Mole literally translates as “sauce” but typically refers to a traditional dark sauce served with meat and rice. Ingredients include fruit, chili peppers, nuts, spices (black pepper, cinnamon, cumin), and often chocolate. The result is rich, thick, and moreish – making this one of the national dishes of Mexico, best tried in the southern state of Oaxaca. This is a must food from Mexico to try.
Birria is a spicy meat stew, often featuring goat meat or mutton, which originated in the state of Jalisco. The stew is served with corn tortillas, onion and lime, so you can scoop the meat up and dress it how you like. The meat is super-soft and melts in your mouth.
Chiles en Nogada
This special dish showcases the colors of the Mexican flag: red, white and green, and is therefore advertised everywhere during September, which is the month that Independence Day takes place. Ingredients include stuffed chiles, walnut-based cream sauce and pomegranate seeds sprinkled on top.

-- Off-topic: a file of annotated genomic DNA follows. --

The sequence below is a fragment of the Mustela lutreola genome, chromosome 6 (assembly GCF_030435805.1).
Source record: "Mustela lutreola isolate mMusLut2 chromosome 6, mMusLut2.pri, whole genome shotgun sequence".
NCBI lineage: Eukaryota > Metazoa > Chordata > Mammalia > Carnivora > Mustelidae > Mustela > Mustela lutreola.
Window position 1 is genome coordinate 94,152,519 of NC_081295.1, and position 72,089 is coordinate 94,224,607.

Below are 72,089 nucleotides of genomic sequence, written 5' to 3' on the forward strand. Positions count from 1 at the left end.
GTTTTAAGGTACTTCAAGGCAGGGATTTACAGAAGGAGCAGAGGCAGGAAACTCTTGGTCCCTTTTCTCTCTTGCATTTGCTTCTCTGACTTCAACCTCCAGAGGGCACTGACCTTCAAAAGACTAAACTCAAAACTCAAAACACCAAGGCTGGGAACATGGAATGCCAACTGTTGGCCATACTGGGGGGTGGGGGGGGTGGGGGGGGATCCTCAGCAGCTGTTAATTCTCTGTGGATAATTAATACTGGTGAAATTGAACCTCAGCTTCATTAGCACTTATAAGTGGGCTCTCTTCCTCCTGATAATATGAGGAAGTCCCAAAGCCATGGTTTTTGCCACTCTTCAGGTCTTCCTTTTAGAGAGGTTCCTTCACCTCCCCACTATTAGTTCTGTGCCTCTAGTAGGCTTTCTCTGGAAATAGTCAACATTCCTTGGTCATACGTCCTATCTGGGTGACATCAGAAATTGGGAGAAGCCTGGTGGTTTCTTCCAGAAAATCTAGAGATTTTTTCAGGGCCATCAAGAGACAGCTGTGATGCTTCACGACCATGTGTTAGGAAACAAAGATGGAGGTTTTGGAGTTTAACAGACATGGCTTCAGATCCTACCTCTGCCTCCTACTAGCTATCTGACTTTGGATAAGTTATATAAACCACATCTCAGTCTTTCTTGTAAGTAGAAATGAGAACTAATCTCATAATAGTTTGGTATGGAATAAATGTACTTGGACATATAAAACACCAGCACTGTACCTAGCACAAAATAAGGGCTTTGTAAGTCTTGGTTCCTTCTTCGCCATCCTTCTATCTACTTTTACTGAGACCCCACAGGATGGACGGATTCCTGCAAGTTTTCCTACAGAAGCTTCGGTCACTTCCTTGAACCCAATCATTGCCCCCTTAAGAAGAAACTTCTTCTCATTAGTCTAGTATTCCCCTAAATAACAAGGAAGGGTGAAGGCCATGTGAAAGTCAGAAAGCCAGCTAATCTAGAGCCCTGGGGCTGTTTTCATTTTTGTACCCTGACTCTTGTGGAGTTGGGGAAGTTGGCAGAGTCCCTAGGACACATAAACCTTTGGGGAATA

The Tortillas with Meat, Cheese, and Salsa Section Food From Mexico
Surely the most popular food in Mexico and Mexican dishes of all time are tacos are served up in restaurants and by street food vendors all over Mexico, with many different filling variations.
One of the most popular is tacos al pastor (shepherd’s tacos), which are made from spit-grilled pork (not lamb, as the name would suggest, though the spit is typical of the Lebanese lamb shawarma, which is how the dish derives its name) and sometimes pineapple as well for a sweet kick.
The name means “toasted” and refers to the toasted corn tortilla used as a base. Toppings vary.
Soft tortillas filled with various vegetables and meat, plus cheese, then cooked on a griddle so that the cheese melts the ingredients together.
Soft tortillas rolled around a filling of meat and sometimes vegetables, beans, and cheese, then covered in a savory sauce, such as red or green salsa, or mole.
Postres (Desserts) Food From Mexico
Though churros originated in Spain and Portugal, they are also served up in Mexico. One of the best places to enjoy these fried dough wonders is at San Augustin Chocolates & Churros in San Miguel de Allende, where you can dip your churros in thick, spiced hot chocolate or dulce de leche.
Dulce de Leche
Speaking of which – dulce de leche! This Latin American “sweet milk” has a flavor similar to caramel, and is made by heating sweetened milk. It can take the form of candy, sauce, or as a flavor of other desserts.